Figure 1A schematically depicts the so-called extrinsic and intrinsic apoptotic pathways that elicit apoptosis by cleaving and thereby activating caspase-3 (Casp3), the major cellular effector caspase. The extrinsic pathway is initiated by ligand-binding to death receptors (e.g., CD95), which then oligomerize and recruit various proteins, including pro-Casp8, into the so-called death-inducing signaling complex. Formation of the death-inducing signaling complex leads to autoprocessing of pro-Casp8 into active (initiator) Casp8, which then cleaves (effector) Casp3. Cytotoxic stress or death-receptor–stimulated Casp8 engage the intrinsic, or mitochondrial, apoptosis pathway by inducing the translocation of proapoptotic Bcl-2 family members such as Bax and Bid to mitochondria. This event, which is negatively regulated by antiapoptotic Bcl-2 family members (e.g., Bcl-2), results in the release of proapoptotic proteins (cytochrome c [cyto c] and Smac) from mitochondria into the cytosol. Cytosolic cyto c then elicits the oligomerization of Apaf-1 into an active high-molecular-weight complex, the apoptosome, which recruits and stimulates (initiator) Casp9, and thereby allows activation of effector caspases such as Casp3. Smac and inhibitors of apoptosis (IAPs) such as X-linked IAP (XIAP) establish an additional layer of regulation in the intrinsic pathway: XIAP inhibits the catalytic activities of Casp9 and Casp3 through reversible binding, and cytosolic Smac relieves this inhibition by sequestering XIAP away from caspases [2].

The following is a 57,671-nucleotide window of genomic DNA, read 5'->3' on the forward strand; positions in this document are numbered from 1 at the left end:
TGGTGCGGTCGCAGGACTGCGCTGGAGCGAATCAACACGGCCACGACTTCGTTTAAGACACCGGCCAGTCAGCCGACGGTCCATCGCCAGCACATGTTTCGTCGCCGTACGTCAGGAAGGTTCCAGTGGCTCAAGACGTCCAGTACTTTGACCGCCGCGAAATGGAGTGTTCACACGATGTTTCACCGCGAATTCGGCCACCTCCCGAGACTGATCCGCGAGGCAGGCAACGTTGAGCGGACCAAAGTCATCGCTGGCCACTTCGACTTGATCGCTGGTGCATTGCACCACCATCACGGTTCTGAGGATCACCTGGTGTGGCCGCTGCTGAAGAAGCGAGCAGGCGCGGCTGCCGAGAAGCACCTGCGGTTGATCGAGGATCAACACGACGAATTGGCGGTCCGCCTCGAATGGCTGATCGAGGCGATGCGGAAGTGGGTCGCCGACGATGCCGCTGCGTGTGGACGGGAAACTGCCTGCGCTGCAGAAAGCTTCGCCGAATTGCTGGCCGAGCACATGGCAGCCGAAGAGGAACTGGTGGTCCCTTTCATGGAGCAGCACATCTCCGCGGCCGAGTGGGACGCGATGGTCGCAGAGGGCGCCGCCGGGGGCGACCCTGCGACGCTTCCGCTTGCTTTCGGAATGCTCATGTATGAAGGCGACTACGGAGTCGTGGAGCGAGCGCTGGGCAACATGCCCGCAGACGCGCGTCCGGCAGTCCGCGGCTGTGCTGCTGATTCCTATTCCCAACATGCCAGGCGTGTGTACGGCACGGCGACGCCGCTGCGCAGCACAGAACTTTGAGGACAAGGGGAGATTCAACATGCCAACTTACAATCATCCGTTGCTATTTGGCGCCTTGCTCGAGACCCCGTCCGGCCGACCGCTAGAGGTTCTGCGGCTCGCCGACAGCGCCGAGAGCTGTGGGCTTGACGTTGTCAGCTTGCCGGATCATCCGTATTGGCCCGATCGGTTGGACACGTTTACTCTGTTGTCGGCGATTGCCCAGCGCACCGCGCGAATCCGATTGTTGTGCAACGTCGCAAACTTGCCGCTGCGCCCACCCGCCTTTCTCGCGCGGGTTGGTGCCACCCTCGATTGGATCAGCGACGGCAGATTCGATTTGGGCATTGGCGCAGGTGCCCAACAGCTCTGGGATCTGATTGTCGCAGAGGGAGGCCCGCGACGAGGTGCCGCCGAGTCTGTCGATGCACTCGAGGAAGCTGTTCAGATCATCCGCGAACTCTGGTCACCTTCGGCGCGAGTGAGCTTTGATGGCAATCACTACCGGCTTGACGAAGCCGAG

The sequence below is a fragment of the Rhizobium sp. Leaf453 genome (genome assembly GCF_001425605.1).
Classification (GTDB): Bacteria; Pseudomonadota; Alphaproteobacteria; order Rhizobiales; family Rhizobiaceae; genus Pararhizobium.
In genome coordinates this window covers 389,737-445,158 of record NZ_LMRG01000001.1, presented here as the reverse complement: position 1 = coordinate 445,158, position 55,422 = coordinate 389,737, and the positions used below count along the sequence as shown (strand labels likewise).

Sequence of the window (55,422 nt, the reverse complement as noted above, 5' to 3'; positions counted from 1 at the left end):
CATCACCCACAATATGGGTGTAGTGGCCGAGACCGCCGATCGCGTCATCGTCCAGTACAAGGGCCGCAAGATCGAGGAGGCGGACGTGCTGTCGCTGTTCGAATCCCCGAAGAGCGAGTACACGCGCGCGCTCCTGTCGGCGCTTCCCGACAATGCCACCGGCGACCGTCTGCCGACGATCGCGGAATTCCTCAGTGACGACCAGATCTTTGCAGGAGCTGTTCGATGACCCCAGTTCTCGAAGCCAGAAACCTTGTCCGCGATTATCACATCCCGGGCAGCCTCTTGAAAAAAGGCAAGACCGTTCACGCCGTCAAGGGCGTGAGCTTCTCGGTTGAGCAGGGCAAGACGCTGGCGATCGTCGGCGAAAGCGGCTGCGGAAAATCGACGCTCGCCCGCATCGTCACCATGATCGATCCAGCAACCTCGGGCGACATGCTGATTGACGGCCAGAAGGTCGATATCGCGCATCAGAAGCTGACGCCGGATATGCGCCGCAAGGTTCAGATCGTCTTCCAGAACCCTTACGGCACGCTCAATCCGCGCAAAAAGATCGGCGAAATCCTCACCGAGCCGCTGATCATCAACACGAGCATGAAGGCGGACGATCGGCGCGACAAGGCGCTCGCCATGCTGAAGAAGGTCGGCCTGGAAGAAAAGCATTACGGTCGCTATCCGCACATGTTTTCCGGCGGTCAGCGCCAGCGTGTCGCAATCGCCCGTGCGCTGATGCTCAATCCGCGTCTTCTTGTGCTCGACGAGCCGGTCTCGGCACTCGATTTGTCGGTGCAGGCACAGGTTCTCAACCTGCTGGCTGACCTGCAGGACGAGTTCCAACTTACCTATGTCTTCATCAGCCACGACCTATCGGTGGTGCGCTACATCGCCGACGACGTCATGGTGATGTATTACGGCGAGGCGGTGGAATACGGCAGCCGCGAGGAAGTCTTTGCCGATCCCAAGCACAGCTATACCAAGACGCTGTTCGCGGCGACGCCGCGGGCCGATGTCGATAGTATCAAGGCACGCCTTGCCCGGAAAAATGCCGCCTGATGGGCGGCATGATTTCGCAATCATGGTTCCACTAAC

Figure 1. Mathematical Model of the Intrinsic Apoptosis Pathway

(A) Schematic representation of intrinsic and extrinsic apoptosis pathways. Dotted lines indicate positive (green) or negative (red) regulation, and the solid lines refer to release of Smac and cyto c from mitochondria. The regulatory interactions considered in the model are highlighted in gray. The numbers 1–4 refer to additional feedbacks described in the Discussion.

(B) Kinetic scheme of the model. The reactions depicted in gray, which are involved in Casp3-mediated feedback cleavage of Casp9, were eliminated in the Casp9-mutant model in order to dissect the role of XIAP-mediated feedback.

A*, activated Apaf-1; C3, Casp3; C9, Casp9.

Experimental studies revealed that the qualitative behaviour of caspase activation in the intrinsic pathway depends on the cellular context. Cyto c added to cytosolic extracts activates Casp3 in an all-or-none fashion in some cells [37], while gradual activation was observed in other systems [810]. As cyto-c release from mitochondria can be a reversible event [11], which does not affect mitochondrial function [1214], it has been suggested that downstream caspase activation irreversibly commits cells to apoptosis [15,16]. Accordingly, cyto c–induced Casp3 activation remained elevated even after a strong decline in cytosolic cyto c [17] or after apo–cyto c, an inhibitor of apoptosome formation, was added [18]. Furthermore, the time course of caspase activation via the intrinsic pathway equals that for irreversible commitment to apoptosis [15,16], and caspase-inhibition allows for long-term cellular recovery and/or proliferation after removal of apoptotic stimuli [15,16,1922]. Finally, Fas-treated Jurkat T cells, which enter apoptosis by the intrinsic pathway, escaped commitment to death as judged by maintenance of clonogenic potential if Casp3 was inhibited [23]. On the contrary, Casp3 activation was found to be a reversible event in glycochenodeoxycholate-treated hepatocytes [24].